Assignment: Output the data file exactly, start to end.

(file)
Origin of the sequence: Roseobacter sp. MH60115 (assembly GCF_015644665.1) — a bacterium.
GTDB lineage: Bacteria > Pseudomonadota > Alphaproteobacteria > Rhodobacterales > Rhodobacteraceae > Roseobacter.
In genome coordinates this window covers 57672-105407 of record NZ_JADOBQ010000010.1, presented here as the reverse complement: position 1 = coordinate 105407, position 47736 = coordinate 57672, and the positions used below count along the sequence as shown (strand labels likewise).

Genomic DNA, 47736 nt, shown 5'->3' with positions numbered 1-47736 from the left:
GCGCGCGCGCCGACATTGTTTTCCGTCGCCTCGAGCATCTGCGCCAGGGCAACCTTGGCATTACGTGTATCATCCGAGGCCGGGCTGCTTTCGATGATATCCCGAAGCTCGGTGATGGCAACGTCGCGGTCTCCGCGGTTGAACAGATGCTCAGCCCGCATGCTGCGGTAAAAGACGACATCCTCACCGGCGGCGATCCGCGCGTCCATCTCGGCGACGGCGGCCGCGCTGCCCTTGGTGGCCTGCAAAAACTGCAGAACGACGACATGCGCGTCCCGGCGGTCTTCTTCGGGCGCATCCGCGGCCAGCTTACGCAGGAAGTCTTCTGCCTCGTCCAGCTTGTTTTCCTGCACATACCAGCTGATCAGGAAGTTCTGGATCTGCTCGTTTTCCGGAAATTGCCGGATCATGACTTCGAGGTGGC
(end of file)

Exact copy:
Origin of the sequence: Roseobacter sp. MH60115 (assembly GCF_015644665.1) — a bacterium.
GTDB lineage: Bacteria > Pseudomonadota > Alphaproteobacteria > Rhodobacterales > Rhodobacteraceae > Roseobacter.
In genome coordinates this window covers 57672-105407 of record NZ_JADOBQ010000010.1, presented here as the reverse complement: position 1 = coordinate 105407, position 47736 = coordinate 57672, and the positions used below count along the sequence as shown (strand labels likewise).

Genomic DNA, 47736 nt, shown 5'->3' with positions numbered 1-47736 from the left:
GCGCGCGCGCCGACATTGTTTTCCGTCGCCTCGAGCATCTGCGCCAGGGCAACCTTGGCATTACGTGTATCATCCGAGGCCGGGCTGCTTTCGATGATATCCCGAAGCTCGGTGATGGCAACGTCGCGGTCTCCGCGGTTGAACAGATGCTCAGCCCGCATGCTGCGGTAAAAGACGACATCCTCACCGGCGGCGATCCGCGCGTCCATCTCGGCGACGGCGGCCGCGCTGCCCTTGGTGGCCTGCAAAAACTGCAGAACGACGACATGCGCGTCCCGGCGGTCTTCTTCGGGCGCATCCGCGGCCAGCTTACGCAGGAAGTCTTCTGCCTCGTCCAGCTTGTTTTCCTGCACATACCAGCTGATCAGGAAGTTCTGGATCTGCTCGTTTTCCGGAAATTGCCGGATCATGACTTCGAGGTGGC